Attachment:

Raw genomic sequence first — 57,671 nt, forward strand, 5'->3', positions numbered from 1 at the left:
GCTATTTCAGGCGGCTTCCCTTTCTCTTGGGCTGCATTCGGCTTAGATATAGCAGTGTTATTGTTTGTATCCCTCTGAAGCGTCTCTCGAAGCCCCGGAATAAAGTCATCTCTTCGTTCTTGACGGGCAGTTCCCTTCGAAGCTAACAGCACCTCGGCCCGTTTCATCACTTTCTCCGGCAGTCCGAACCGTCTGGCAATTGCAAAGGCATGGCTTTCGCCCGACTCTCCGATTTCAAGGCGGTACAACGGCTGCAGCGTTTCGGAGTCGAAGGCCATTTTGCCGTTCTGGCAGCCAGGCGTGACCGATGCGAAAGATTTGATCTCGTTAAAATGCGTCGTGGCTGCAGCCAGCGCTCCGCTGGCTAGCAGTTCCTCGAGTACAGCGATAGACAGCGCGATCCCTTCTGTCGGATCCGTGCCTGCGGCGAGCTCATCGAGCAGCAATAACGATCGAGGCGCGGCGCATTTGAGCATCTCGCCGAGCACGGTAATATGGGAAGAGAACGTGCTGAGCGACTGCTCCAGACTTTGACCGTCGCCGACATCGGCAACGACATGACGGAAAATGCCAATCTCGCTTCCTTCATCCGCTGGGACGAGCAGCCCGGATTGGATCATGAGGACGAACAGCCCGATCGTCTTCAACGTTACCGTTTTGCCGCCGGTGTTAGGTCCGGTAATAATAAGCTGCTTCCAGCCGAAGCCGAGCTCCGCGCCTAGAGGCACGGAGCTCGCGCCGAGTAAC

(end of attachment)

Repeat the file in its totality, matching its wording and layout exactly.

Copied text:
Raw genomic sequence first — 57,671 nt, forward strand, 5'->3', positions numbered from 1 at the left:
GCTATTTCAGGCGGCTTCCCTTTCTCTTGGGCTGCATTCGGCTTAGATATAGCAGTGTTATTGTTTGTATCCCTCTGAAGCGTCTCTCGAAGCCCCGGAATAAAGTCATCTCTTCGTTCTTGACGGGCAGTTCCCTTCGAAGCTAACAGCACCTCGGCCCGTTTCATCACTTTCTCCGGCAGTCCGAACCGTCTGGCAATTGCAAAGGCATGGCTTTCGCCCGACTCTCCGATTTCAAGGCGGTACAACGGCTGCAGCGTTTCGGAGTCGAAGGCCATTTTGCCGTTCTGGCAGCCAGGCGTGACCGATGCGAAAGATTTGATCTCGTTAAAATGCGTCGTGGCTGCAGCCAGCGCTCCGCTGGCTAGCAGTTCCTCGAGTACAGCGATAGACAGCGCGATCCCTTCTGTCGGATCCGTGCCTGCGGCGAGCTCATCGAGCAGCAATAACGATCGAGGCGCGGCGCATTTGAGCATCTCGCCGAGCACGGTAATATGGGAAGAGAACGTGCTGAGCGACTGCTCCAGACTTTGACCGTCGCCGACATCGGCAACGACATGACGGAAAATGCCAATCTCGCTTCCTTCATCCGCTGGGACGAGCAGCCCGGATTGGATCATGAGGACGAACAGCCCGATCGTCTTCAACGTTACCGTTTTGCCGCCGGTGTTAGGTCCGGTAATAATAAGCTGCTTCCAGCCGAAGCCGAGCTCCGCGCCTAGAGGCACGGAGCTCGCGCCGAGTAAC